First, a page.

There are 2 main types of fat: saturated and unsaturated. Eating too many foods high in saturated fat can raise the level of cholesterol in your blood. A diet high in saturated fat may raise your low-density lipoprotein (LDL) cholesterol levels, which will raise your risk for heart disease and type 2 diabetes.
So what are Saturated Fats?
Saturated Fats that are tightly packed with no double bonds between the fatty acids are called saturated fats. There are some exceptions, but most are solid at room temperature such as butter.
Sources of saturated fat include:
- fatty pieces of meat such as beef and lamb
- some pork and chicken products
- dairy products including cream, whole milk, butter, shortening, and cheese
- coconut and palm oils
What are Unsaturated Fats?
Unsaturated fats contain one or more double or triple bonds between the molecules. As oils, these fats are liquids at room temperature. They are also found in solid foods. Eating foods that contain unsaturated fat instead of saturated fat can actually help reduce cholesterol levels.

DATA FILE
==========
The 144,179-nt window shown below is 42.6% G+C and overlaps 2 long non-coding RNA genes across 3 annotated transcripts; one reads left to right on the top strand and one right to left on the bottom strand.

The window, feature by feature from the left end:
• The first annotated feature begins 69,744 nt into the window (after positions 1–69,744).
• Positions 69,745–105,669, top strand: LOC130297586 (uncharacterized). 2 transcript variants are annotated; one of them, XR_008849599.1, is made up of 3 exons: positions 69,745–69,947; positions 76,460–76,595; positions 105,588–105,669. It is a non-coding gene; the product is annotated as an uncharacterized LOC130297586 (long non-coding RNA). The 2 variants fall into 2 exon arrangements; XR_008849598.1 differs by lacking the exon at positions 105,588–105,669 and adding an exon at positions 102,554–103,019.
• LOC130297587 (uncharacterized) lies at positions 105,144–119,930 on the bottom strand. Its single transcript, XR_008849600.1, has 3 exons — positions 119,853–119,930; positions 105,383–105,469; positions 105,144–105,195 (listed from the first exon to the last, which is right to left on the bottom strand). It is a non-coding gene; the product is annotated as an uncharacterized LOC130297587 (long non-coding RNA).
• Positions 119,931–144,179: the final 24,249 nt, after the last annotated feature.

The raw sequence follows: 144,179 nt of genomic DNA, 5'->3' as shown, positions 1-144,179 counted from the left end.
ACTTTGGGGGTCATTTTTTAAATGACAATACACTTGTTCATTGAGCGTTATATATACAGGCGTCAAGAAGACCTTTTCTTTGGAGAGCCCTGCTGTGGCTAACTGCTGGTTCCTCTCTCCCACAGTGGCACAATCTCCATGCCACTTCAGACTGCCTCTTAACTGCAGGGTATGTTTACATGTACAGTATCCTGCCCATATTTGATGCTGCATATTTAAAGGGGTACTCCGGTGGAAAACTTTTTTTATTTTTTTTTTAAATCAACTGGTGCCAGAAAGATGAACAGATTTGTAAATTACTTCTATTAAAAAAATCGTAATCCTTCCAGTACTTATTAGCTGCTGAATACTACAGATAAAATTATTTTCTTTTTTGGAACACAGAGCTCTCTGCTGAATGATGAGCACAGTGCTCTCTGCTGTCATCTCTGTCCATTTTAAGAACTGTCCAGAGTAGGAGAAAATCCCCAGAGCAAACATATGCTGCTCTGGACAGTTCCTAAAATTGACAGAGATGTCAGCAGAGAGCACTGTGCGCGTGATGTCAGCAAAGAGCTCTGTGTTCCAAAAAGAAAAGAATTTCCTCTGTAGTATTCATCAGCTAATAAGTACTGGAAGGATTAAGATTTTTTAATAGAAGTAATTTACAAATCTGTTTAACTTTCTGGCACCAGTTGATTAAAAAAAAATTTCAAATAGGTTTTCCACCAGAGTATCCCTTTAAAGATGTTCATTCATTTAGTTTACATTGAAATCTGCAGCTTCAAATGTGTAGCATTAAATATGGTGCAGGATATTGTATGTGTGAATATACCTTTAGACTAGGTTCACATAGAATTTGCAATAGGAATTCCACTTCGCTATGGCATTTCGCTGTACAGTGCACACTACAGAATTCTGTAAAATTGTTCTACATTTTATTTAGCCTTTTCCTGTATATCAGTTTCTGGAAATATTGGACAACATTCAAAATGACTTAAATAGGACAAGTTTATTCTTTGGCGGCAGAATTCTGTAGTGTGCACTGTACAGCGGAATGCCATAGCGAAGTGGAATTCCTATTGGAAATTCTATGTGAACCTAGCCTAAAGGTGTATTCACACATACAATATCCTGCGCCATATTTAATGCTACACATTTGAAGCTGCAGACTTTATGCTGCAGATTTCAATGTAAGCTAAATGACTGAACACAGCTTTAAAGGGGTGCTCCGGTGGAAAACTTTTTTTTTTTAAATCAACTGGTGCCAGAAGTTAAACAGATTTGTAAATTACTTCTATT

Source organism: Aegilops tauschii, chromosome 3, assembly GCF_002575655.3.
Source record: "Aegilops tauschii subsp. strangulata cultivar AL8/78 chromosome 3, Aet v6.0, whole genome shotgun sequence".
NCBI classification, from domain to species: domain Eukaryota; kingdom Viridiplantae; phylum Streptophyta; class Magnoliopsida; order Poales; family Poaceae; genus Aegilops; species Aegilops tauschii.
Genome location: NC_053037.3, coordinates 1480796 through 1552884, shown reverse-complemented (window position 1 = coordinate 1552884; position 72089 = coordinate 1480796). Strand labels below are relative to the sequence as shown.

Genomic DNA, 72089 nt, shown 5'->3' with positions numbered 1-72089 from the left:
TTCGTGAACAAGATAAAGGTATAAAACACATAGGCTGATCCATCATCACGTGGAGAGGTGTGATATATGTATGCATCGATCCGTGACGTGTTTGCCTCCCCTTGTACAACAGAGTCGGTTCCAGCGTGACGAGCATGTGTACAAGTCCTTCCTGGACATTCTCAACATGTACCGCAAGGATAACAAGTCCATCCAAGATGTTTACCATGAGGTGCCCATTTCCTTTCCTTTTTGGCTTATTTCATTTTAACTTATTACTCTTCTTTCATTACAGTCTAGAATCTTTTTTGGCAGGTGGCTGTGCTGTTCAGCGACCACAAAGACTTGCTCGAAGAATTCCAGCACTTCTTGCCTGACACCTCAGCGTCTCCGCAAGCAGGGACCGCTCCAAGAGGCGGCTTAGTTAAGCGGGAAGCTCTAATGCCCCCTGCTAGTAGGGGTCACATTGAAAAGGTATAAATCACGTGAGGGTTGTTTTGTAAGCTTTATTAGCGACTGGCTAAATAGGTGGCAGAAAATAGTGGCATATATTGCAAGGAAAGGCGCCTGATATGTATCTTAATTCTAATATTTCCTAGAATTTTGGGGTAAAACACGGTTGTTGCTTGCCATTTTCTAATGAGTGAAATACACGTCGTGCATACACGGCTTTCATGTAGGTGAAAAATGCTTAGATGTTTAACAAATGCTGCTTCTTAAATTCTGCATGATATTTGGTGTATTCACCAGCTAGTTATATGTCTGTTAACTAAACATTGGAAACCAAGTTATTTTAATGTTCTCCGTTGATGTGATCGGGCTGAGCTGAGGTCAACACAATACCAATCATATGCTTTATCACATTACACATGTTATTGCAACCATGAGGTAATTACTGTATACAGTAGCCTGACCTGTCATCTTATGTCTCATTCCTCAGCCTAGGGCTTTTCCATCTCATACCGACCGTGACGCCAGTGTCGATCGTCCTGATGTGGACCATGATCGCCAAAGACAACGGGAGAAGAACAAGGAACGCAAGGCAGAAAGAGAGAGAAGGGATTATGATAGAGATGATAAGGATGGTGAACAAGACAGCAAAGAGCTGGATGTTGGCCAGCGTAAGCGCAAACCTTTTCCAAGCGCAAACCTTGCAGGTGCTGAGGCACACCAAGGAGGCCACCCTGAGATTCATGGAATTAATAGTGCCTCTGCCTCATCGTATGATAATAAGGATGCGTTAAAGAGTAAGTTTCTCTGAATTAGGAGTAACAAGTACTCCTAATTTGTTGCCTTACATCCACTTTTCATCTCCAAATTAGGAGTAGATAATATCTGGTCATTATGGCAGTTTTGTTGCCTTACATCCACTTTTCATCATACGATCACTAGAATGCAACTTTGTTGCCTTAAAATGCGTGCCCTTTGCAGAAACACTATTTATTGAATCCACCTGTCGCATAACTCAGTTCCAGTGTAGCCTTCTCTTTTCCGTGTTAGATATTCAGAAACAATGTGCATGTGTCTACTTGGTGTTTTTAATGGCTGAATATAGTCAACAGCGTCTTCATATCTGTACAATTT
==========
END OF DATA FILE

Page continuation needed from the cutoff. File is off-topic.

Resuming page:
Try to replace foods containing saturated fats with small amounts of foods high in unsaturated fats. High cholesterol levels are a major risk factor for heart disease.
Thankfully, you can lower this risk by incorporating certain foods into your diet.
Here are 10 Cholesterol-Lowering Foods to add to your diet:
- Nuts – Walnuts & Almonds in paticular
- Fruits & Berries
- Vegetables including dark leafy greens
- Whole Grains – Such as oats and barley
- Olive Oil
- Fatty Fish such as salmon
- Flax Seed